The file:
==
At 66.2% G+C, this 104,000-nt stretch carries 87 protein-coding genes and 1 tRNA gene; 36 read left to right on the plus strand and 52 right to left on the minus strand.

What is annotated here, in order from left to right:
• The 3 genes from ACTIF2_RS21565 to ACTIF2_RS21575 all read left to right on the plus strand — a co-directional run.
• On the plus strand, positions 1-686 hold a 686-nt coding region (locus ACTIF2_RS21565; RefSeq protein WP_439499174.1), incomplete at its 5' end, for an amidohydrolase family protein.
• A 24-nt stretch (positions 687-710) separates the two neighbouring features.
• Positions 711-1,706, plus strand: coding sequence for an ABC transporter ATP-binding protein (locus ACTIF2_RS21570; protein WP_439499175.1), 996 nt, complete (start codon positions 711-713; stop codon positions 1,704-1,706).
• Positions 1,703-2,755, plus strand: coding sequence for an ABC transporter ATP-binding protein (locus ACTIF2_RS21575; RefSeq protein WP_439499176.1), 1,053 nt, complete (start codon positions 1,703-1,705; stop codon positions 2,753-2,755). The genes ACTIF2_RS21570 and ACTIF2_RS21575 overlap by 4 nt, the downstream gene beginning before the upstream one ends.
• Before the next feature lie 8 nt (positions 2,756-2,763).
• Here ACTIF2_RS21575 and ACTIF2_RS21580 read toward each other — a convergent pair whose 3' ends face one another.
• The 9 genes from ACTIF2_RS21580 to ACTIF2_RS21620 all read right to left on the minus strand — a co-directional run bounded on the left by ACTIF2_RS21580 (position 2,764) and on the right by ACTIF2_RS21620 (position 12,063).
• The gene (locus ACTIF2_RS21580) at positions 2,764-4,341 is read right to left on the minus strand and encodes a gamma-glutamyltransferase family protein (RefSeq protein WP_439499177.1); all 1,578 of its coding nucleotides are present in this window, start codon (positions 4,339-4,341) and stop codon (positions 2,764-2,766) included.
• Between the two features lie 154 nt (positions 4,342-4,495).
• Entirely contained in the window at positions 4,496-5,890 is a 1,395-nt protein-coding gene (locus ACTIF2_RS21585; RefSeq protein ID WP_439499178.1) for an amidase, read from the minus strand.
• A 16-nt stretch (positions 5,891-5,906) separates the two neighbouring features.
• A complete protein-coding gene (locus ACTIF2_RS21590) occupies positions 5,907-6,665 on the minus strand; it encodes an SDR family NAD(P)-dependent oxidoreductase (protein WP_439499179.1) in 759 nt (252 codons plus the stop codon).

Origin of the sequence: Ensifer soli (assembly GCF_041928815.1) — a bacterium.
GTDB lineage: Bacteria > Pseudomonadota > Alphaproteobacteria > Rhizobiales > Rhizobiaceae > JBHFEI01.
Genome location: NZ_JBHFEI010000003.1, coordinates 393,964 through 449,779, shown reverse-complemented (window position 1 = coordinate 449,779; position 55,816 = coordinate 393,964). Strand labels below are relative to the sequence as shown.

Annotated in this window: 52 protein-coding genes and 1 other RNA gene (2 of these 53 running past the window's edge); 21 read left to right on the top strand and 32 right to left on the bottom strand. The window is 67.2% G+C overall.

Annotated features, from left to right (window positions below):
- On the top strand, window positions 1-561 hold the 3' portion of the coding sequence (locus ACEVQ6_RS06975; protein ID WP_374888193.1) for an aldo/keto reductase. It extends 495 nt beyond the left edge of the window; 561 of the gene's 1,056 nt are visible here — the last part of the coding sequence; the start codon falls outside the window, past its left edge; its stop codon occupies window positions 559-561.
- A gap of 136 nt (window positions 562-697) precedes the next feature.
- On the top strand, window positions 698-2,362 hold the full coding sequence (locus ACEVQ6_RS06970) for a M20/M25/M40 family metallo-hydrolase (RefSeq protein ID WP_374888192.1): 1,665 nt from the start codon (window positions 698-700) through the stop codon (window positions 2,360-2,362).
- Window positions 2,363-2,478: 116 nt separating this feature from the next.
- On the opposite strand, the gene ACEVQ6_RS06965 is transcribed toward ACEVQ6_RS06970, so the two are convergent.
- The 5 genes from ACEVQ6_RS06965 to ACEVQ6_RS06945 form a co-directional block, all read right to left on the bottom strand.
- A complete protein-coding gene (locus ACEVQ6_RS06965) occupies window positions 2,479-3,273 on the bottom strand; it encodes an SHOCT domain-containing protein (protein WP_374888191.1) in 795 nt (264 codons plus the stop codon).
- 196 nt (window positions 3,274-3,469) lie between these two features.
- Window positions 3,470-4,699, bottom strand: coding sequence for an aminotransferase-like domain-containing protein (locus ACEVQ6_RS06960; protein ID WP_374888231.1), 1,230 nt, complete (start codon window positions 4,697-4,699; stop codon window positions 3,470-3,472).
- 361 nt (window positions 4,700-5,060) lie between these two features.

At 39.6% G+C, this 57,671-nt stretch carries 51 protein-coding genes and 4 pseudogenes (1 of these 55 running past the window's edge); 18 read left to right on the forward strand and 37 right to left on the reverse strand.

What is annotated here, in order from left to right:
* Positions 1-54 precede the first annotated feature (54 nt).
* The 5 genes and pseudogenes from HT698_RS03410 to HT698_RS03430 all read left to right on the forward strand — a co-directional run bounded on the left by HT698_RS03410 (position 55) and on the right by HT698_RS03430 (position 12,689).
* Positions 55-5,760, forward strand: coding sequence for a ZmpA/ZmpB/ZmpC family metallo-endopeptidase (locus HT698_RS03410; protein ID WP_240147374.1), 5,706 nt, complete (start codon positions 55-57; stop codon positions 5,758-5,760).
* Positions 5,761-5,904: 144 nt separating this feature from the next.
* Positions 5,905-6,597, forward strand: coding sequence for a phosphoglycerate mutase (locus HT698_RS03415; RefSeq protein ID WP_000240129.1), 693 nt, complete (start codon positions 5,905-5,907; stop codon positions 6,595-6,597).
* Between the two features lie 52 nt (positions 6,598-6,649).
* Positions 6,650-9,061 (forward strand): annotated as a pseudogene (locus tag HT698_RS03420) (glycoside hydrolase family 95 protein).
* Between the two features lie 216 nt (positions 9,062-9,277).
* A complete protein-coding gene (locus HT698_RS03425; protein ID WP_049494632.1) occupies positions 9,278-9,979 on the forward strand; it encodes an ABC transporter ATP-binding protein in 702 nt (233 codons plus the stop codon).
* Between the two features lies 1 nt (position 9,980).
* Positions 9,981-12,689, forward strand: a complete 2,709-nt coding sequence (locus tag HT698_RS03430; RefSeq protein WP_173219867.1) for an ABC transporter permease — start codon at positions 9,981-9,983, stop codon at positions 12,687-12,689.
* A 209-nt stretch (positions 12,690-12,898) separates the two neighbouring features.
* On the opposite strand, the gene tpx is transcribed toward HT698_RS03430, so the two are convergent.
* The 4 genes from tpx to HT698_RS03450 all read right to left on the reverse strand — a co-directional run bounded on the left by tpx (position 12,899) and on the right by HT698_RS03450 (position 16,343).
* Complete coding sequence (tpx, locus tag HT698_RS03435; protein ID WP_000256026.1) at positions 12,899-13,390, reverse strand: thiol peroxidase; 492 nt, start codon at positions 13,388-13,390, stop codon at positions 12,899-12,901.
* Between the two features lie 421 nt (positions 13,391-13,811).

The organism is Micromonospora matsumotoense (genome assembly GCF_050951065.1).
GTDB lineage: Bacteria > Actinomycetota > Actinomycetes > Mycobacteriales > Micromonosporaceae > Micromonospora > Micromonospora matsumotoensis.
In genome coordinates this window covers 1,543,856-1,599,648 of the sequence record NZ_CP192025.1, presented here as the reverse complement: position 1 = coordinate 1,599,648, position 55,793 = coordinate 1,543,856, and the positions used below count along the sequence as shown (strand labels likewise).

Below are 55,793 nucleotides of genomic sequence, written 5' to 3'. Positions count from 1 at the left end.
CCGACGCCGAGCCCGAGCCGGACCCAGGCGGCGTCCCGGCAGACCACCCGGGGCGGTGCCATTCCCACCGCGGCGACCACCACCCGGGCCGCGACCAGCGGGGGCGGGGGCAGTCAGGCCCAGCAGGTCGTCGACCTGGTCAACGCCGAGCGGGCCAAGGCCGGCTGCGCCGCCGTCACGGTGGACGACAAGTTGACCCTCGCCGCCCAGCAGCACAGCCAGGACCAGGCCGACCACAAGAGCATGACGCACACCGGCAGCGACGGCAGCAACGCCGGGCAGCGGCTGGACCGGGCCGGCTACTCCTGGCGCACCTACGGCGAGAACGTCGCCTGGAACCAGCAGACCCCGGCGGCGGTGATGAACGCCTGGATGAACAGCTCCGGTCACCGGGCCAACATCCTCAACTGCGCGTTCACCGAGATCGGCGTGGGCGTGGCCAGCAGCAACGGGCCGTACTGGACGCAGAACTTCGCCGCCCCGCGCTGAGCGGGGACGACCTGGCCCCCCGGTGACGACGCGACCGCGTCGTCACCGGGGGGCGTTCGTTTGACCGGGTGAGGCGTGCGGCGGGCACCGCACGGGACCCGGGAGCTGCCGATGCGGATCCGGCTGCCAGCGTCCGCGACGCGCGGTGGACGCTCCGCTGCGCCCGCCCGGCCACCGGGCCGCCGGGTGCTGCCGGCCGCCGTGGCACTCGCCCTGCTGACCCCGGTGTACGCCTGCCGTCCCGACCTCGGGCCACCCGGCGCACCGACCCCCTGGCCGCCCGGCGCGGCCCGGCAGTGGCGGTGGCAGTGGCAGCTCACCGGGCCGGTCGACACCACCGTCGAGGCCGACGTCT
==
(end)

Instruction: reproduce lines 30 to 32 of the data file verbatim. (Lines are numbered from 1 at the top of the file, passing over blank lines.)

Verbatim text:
- 361 nt (window positions 4,700-5,060) lie between these two features.

At 39.6% G+C, this 57,671-nt stretch carries 51 protein-coding genes and 4 pseudogenes (1 of these 55 running past the window's edge); 18 read left to right on the forward strand and 37 right to left on the reverse strand.

What is annotated here, in order from left to right: